19. How Much Longer?
And for the most frequently asked question of all time by all kids on all flights…how much longer? If your kids have access to a device of some sort (which for your sake I hope they do) they can check the time themselves! At the beginning of the flight, the captain usually announces the flight time. Set the timer on whatever device your child is using for that amount of time. Then, when they want to know how much time is left in the flight, they can check their timer! If you have the tv on the back of the seat, this will usually have the remaining flight time listed on one of the screens, but I have found that a timer on the iPad is much easier for my kids to find.
20. Remember, This Can’t Last Forever
Your baby might cry during the flight. Your toddler might throw an epic tantrum. Your kids may kick the seat in front of them. Just do the best you can. And when all else fails, just keep reminding yourself that the plane will land at some point, and your misery will end. I used to get so stressed if my kids weren’t perfect during the flight. I would repeatedly tell myself, it’s OK, I will never see any of these people again.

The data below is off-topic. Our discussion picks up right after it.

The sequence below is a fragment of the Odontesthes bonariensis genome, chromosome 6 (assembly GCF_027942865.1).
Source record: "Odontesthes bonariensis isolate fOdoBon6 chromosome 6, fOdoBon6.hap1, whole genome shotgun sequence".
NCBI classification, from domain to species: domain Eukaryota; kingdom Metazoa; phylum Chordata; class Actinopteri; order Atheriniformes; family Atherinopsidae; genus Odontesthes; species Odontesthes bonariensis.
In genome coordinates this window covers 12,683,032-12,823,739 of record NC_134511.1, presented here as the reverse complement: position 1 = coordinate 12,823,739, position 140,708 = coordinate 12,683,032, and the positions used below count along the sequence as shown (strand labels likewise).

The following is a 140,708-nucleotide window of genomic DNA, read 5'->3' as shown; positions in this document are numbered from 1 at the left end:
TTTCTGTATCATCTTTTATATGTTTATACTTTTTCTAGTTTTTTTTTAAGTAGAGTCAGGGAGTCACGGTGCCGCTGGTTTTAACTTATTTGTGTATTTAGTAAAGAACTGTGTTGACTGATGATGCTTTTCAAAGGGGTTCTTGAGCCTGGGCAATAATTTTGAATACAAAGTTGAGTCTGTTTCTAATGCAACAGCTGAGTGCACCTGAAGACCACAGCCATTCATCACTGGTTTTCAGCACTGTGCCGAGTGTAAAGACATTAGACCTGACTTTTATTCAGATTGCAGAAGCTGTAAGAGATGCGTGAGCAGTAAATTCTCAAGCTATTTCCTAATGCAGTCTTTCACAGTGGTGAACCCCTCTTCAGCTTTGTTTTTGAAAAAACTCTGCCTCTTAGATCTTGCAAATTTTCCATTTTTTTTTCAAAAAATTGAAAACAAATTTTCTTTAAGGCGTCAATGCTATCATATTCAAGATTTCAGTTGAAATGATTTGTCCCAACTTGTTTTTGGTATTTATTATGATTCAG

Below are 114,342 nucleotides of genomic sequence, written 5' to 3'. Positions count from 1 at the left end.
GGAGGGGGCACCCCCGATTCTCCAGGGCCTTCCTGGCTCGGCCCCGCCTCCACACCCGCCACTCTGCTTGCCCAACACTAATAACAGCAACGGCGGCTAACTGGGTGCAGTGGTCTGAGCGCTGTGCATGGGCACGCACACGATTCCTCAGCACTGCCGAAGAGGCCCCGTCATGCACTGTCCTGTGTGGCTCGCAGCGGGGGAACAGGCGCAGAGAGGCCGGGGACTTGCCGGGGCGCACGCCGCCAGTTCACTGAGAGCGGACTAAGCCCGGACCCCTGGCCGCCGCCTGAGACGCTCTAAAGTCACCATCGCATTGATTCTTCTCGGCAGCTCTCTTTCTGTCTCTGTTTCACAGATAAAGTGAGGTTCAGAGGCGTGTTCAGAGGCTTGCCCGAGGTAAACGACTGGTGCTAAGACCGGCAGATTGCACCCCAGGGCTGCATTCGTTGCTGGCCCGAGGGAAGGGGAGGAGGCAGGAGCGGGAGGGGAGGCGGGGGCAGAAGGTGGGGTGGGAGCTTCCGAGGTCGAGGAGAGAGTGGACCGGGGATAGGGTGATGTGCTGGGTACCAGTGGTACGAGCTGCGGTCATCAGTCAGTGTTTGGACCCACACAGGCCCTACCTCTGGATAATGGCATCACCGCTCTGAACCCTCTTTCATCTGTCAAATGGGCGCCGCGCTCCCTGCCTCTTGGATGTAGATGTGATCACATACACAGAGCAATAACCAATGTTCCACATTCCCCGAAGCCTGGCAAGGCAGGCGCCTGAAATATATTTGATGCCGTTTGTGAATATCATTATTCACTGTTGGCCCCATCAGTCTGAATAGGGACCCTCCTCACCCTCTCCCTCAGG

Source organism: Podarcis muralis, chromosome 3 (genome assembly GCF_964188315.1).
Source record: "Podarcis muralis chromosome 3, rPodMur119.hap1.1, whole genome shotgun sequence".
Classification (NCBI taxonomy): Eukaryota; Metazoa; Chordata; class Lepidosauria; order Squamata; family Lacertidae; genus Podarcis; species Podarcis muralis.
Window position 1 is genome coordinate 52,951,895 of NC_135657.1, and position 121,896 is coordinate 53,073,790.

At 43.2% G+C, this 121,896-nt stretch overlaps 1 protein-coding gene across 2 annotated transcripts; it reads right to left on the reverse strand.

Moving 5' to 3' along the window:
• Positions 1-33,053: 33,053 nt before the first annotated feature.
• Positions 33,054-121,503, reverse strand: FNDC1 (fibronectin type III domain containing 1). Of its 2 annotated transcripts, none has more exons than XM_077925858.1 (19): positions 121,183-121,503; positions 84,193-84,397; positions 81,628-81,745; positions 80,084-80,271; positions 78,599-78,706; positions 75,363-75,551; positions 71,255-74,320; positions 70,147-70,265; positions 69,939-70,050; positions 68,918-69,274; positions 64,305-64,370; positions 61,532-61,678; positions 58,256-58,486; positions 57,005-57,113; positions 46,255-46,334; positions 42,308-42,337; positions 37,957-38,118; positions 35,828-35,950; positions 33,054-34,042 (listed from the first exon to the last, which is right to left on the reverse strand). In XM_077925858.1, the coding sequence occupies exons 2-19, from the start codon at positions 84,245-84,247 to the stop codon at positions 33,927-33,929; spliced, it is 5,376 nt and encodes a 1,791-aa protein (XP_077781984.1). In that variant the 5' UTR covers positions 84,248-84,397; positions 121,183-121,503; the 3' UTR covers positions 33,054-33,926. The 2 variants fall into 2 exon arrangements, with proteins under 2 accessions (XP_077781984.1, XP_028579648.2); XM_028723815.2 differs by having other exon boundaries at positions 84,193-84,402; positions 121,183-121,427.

And then I did. While we were getting settled in our seats after spending Thanksgiving in the U.S. last year, I realized we were sitting behind the exact same couple that had given me the evil eye for the entire 9 hour flight to New York just 5 days prior. And no, for the record, they were not happy to see us again. So instead of saying “I will never see any of these people again”, I now tell myself, “This can’t last forever!”
What are you favorite survival tips for flying with kids?